The Beginning of Celebrating the New Year:
In 153 B.C. the Roman senate decreed the new year to begin on January 1. It made this decree to correct the calendar, which had become out of synch with the sun. The date has no agricultural or seasonal significance.
The Acceptance of the New Year's Celebration:
Celebrating the new year was a pagan practice and for that reason, the early Christian church condemned it. However, in order to more easily convert pagans to Christianity, the Church accepted the celebration on January 1, but made it the Feast of Christ's Circumcision.
New Year's Resolutions:
The Anglo-Saxons, who settled what is England, had a festival called Yule, which celebrated a fertile and peaceful season. The boar was a part of this celebration and people would make solemn "boar oaths" for the coming year.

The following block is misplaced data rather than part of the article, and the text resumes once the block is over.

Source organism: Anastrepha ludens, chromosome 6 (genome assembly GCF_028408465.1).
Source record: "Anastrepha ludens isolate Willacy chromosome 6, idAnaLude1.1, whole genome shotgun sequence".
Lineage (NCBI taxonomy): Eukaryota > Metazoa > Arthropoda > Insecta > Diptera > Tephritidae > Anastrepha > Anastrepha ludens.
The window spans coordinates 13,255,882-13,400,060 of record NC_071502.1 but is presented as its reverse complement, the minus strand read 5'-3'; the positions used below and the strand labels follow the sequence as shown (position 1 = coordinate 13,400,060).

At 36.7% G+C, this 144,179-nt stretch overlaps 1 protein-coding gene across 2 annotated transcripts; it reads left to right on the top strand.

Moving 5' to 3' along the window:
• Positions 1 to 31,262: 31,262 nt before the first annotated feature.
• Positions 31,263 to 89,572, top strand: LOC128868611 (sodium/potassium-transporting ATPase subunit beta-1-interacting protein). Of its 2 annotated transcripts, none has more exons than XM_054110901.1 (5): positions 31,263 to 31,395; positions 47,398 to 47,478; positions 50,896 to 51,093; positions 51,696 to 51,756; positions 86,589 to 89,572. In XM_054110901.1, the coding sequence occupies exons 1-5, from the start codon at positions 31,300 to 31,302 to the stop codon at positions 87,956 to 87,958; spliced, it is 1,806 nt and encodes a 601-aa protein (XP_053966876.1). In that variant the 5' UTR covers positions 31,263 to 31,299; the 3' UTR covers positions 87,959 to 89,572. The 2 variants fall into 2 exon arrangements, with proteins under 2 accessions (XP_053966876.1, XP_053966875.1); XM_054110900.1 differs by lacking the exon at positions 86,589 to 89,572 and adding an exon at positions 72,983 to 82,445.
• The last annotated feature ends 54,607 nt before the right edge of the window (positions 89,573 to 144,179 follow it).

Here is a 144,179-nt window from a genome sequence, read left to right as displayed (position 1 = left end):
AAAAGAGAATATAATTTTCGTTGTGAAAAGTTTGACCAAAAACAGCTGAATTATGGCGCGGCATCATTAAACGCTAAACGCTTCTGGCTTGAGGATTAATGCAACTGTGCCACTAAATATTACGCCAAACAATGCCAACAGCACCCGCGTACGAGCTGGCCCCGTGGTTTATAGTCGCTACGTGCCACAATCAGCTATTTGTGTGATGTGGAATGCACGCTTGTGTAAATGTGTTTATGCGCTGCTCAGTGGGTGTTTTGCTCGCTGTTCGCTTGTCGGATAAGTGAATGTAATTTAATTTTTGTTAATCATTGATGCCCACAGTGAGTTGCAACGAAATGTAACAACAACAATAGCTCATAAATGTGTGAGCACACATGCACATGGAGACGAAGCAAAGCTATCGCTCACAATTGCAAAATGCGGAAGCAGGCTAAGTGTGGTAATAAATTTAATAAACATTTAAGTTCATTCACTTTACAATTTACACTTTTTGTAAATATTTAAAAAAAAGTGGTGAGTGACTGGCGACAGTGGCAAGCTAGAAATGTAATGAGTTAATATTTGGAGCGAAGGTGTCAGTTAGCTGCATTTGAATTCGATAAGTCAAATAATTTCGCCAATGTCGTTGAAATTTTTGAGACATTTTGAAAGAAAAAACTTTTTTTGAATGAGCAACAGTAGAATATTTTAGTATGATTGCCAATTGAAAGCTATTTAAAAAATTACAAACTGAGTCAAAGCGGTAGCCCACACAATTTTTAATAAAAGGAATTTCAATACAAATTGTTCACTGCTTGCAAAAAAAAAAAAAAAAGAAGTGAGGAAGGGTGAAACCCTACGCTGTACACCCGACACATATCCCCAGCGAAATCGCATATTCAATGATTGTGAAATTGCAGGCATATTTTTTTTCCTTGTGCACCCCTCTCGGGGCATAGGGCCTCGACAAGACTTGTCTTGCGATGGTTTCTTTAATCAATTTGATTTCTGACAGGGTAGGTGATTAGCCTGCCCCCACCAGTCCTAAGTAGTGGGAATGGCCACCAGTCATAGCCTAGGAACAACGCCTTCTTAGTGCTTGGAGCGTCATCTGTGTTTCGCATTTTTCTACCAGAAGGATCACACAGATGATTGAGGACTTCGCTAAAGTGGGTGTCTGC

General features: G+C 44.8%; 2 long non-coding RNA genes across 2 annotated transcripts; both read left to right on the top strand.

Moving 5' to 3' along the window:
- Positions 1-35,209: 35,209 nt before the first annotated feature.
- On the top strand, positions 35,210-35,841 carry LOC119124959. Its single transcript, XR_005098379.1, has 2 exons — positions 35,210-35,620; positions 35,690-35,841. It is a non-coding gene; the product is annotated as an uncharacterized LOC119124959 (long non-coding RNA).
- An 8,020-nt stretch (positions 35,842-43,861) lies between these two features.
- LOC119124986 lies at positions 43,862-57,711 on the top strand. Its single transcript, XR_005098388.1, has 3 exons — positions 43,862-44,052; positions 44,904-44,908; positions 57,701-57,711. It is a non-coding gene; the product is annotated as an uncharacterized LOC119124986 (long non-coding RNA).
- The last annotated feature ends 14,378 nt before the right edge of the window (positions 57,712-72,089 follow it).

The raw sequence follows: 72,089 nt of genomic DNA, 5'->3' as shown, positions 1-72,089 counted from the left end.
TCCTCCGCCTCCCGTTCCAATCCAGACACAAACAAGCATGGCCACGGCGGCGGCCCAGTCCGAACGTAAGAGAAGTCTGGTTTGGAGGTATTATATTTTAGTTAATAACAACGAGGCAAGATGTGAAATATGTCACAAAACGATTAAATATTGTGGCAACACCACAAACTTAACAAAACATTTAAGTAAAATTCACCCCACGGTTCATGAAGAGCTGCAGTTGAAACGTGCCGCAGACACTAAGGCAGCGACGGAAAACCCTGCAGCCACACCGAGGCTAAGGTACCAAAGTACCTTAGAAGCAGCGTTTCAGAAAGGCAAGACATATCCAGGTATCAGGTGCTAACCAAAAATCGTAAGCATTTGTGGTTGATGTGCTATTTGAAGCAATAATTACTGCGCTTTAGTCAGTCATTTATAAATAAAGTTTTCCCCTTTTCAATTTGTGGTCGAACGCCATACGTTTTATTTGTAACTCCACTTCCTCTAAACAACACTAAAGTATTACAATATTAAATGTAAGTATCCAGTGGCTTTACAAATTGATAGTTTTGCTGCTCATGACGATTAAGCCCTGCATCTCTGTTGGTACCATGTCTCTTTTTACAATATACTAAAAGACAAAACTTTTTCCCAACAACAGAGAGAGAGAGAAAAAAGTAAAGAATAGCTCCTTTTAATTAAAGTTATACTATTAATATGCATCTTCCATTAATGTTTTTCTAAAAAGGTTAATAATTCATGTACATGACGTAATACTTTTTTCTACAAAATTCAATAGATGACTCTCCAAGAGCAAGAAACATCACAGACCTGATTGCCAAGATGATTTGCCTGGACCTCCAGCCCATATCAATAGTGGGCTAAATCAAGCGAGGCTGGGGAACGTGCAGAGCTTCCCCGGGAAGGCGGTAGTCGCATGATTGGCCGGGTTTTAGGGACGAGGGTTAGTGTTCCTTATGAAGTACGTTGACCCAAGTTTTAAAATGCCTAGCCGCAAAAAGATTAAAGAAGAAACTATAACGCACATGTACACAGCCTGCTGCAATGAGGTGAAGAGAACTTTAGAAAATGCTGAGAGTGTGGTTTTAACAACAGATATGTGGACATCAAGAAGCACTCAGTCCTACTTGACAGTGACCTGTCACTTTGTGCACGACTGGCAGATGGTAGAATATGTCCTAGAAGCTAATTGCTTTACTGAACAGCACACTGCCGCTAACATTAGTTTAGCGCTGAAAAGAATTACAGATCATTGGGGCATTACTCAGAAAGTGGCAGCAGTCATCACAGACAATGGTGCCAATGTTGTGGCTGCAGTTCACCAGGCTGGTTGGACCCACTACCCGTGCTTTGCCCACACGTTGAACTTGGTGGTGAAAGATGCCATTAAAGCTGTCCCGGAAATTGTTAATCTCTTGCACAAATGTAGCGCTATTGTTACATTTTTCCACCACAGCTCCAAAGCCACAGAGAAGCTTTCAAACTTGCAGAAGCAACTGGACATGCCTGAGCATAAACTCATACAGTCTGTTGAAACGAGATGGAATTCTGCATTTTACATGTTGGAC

Small pieces of lead are melted in a spoon over a lit candle. The melted lead is dropped into cold water. It hardens into shapes, which predict the future. A heart or ring shape, for example, means a wedding.
A gold or silver coin is baked into a cake. The person who has the piece of cake with the coin inside will be lucky for the rest of the year.
Before the holiday, houses must be cleaned, inside and out. At midnight on New Year's Eve, a monk at a local shrine strikes a gong to signify the forgiving of the past year's mistakes.
To purge the old year and welcome in the new one, the Dutch make bonfires in the street out of their Christmas trees.
Firstfooting-people visit neighbors just after midnight to wish them well for the new year. It is considered good luck if the first person to step foot into your house is a tall, dark and handsome man!
Eating twelve grapes at midnight on New Year's Eve will bring twelve months of happiness.